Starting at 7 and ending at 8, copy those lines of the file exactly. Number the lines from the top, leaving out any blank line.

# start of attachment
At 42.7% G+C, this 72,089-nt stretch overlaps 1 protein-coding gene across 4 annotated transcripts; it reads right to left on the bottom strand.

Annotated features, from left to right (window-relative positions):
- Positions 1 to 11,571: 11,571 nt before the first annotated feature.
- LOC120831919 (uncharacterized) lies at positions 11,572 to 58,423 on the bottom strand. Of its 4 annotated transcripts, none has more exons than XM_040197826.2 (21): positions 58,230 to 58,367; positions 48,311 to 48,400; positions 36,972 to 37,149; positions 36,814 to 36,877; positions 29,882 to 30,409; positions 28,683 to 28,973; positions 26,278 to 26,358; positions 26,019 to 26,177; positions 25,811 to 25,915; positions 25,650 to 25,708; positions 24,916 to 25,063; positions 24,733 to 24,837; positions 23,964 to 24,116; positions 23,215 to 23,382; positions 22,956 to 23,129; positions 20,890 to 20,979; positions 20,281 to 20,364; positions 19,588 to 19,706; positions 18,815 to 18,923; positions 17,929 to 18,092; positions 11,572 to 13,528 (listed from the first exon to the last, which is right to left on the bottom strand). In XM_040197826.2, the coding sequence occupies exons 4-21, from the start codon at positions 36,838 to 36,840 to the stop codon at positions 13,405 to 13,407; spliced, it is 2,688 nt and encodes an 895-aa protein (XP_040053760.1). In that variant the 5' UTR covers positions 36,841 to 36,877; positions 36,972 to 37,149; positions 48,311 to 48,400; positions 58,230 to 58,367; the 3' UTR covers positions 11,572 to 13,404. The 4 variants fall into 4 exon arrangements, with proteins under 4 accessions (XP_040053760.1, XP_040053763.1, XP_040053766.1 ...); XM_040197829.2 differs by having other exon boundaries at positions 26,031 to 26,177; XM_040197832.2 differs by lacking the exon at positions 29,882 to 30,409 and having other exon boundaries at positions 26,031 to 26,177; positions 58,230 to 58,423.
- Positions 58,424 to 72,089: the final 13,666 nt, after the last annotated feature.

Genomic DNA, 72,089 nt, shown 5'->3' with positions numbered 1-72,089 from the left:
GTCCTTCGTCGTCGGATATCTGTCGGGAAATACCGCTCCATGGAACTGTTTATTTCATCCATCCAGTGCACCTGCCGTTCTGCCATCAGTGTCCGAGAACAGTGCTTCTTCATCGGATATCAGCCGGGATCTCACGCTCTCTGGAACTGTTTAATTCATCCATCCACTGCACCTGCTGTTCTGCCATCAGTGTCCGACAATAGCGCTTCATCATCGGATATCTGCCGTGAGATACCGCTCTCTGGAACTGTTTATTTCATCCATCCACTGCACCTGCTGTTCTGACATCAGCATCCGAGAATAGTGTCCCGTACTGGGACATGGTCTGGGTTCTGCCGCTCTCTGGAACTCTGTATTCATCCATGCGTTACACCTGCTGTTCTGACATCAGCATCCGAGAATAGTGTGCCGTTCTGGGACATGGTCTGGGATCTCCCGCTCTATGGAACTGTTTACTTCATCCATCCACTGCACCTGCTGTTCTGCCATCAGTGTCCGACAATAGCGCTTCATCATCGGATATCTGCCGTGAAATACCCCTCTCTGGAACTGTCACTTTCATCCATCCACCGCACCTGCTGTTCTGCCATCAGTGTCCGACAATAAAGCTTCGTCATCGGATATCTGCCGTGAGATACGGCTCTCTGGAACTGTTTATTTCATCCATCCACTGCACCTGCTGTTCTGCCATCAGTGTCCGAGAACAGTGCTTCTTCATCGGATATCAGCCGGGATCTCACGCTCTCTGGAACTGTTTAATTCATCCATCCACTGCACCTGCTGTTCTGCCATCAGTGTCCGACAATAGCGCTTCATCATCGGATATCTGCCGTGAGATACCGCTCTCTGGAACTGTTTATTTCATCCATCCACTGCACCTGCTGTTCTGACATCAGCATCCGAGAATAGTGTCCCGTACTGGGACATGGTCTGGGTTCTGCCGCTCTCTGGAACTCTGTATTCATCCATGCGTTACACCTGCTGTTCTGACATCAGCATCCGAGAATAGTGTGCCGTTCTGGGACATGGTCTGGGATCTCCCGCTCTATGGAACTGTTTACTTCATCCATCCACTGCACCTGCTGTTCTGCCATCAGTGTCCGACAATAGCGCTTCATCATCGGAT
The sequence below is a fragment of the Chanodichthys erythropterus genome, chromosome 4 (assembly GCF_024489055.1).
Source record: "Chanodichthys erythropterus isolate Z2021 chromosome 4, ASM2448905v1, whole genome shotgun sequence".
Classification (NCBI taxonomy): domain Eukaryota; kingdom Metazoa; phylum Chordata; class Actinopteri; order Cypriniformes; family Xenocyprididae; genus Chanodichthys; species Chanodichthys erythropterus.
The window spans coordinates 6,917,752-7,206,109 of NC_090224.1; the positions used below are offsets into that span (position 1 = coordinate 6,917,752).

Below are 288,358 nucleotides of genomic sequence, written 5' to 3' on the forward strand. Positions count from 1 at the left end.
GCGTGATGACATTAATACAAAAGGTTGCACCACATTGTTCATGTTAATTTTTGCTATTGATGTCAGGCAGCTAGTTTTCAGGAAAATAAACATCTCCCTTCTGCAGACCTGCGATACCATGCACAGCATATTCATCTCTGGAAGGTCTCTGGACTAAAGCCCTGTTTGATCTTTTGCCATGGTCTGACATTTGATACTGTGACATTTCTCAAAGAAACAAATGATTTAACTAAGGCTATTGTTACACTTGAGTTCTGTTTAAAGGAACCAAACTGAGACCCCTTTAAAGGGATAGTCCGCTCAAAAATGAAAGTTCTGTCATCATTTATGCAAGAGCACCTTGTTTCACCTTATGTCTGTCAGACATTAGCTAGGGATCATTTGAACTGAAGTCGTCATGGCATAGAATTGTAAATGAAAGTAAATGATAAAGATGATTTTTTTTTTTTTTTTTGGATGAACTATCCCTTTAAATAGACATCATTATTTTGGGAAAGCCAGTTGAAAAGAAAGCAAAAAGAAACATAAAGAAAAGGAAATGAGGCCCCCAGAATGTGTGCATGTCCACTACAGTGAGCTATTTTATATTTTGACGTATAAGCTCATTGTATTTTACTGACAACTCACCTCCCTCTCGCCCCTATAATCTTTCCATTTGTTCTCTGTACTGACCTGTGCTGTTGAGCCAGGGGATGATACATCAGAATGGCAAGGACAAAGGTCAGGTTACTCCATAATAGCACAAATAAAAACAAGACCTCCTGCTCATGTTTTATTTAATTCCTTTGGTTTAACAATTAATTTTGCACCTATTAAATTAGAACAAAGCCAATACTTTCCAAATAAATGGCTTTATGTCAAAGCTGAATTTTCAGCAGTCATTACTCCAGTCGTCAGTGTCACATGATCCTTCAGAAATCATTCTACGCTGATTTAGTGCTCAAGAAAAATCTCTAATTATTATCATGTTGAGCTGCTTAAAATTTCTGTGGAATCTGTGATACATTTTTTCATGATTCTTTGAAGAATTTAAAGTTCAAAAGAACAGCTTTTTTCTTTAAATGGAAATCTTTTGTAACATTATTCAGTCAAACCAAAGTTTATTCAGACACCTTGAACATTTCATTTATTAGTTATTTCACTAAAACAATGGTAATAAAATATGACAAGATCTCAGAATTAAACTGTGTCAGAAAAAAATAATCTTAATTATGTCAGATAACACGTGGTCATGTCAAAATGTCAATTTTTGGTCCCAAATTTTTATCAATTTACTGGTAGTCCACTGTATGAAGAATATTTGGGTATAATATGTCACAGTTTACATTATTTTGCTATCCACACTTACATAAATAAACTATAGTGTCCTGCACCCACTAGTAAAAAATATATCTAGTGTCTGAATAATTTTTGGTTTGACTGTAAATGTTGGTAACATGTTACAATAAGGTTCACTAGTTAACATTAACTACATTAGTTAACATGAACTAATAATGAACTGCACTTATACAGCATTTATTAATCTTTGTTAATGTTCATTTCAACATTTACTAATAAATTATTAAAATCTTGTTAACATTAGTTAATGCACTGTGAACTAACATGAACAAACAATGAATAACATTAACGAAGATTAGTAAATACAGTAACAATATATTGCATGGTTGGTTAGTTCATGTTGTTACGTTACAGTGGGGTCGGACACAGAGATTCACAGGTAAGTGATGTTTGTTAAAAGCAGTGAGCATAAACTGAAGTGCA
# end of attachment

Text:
GTCCTTCGTCGTCGGATATCTGTCGGGAAATACCGCTCCATGGAACTGTTTATTTCATCCATCCAGTGCACCTGCCGTTCTGCCATCAGTGTCCGAGAACAGTGCTTCTTCATCGGATATCAGCCGGGATCTCACGCTCTCTGGAACTGTTTAATTCATCCATCCACTGCACCTGCTGTTCTGCCATCAGTGTCCGACAATAGCGCTTCATCATCGGATATCTGCCGTGAGATACCGCTCTCTGGAACTGTTTATTTCATCCATCCACTGCACCTGCTGTTCTGACATCAGCATCCGAGAATAGTGTCCCGTACTGGGACATGGTCTGGGTTCTGCCGCTCTCTGGAACTCTGTATTCATCCATGCGTTACACCTGCTGTTCTGACATCAGCATCCGAGAATAGTGTGCCGTTCTGGGACATGGTCTGGGATCTCCCGCTCTATGGAACTGTTTACTTCATCCATCCACTGCACCTGCTGTTCTGCCATCAGTGTCCGACAATAGCGCTTCATCATCGGATATCTGCCGTGAAATACCCCTCTCTGGAACTGTCACTTTCATCCATCCACCGCACCTGCTGTTCTGCCATCAGTGTCCGACAATAAAGCTTCGTCATCGGATATCTGCCGTGAGATACGGCTCTCTGGAACTGTTTATTTCATCCATCCACTGCACCTGCTGTTCTGCCATCAGTGTCCGAGAACAGTGCTTCTTCATCGGATATCAGCCGGGATCTCACGCTCTCTGGAACTGTTTAATTCATCCATCCACTGCACCTGCTGTTCTGCCATCAGTGTCCGACAATAGCGCTTCATCATCGGATATCTGCCGTGAGATACCGCTCTCTGGAACTGTTTATTTCATCCATCCACTGCACCTGCTGTTCTGACATCAGCATCCGAGAATAGTGTCCCGTACTGGGACATGGTCTGGGTTCTGCCGCTCTCTGGAACTCTGTATTCATCCATGCGTTACACCTGCTGTTCTGACATCAGCATCCGAGAATAGTGTGCCGTTCTGGGACATGGTCTGGGATCTCCCGCTCTATGGAACTGTTTACTTCATCCATCCACTGCACCTGCTGTTCTGCCATCAGTGTCCGACAATAGCGCTTCATCATCGGAT
The sequence below is a fragment of the Chanodichthys erythropterus genome, chromosome 4 (assembly GCF_024489055.1).